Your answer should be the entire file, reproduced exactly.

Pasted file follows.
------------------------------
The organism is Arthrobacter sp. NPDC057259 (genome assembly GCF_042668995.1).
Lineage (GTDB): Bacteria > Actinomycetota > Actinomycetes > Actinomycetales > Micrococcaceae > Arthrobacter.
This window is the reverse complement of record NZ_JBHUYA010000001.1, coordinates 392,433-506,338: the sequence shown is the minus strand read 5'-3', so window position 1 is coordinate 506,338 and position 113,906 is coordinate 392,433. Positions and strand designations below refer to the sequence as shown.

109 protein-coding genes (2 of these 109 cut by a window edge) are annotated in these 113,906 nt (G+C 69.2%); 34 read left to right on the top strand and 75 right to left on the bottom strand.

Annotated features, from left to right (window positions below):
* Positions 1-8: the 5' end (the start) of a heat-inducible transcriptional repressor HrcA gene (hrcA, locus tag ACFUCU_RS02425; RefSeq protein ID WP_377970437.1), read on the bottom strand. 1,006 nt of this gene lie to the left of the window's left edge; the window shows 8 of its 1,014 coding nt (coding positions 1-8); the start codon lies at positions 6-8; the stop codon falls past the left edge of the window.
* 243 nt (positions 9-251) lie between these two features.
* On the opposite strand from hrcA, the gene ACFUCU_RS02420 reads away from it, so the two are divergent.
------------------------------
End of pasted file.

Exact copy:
The organism is Arthrobacter sp. NPDC057259 (genome assembly GCF_042668995.1).
Lineage (GTDB): Bacteria > Actinomycetota > Actinomycetes > Actinomycetales > Micrococcaceae > Arthrobacter.
This window is the reverse complement of record NZ_JBHUYA010000001.1, coordinates 392,433-506,338: the sequence shown is the minus strand read 5'-3', so window position 1 is coordinate 506,338 and position 113,906 is coordinate 392,433. Positions and strand designations below refer to the sequence as shown.

109 protein-coding genes (2 of these 109 cut by a window edge) are annotated in these 113,906 nt (G+C 69.2%); 34 read left to right on the top strand and 75 right to left on the bottom strand.

Annotated features, from left to right (window positions below):
* Positions 1-8: the 5' end (the start) of a heat-inducible transcriptional repressor HrcA gene (hrcA, locus tag ACFUCU_RS02425; RefSeq protein ID WP_377970437.1), read on the bottom strand. 1,006 nt of this gene lie to the left of the window's left edge; the window shows 8 of its 1,014 coding nt (coding positions 1-8); the start codon lies at positions 6-8; the stop codon falls past the left edge of the window.
* 243 nt (positions 9-251) lie between these two features.
* On the opposite strand from hrcA, the gene ACFUCU_RS02420 reads away from it, so the two are divergent.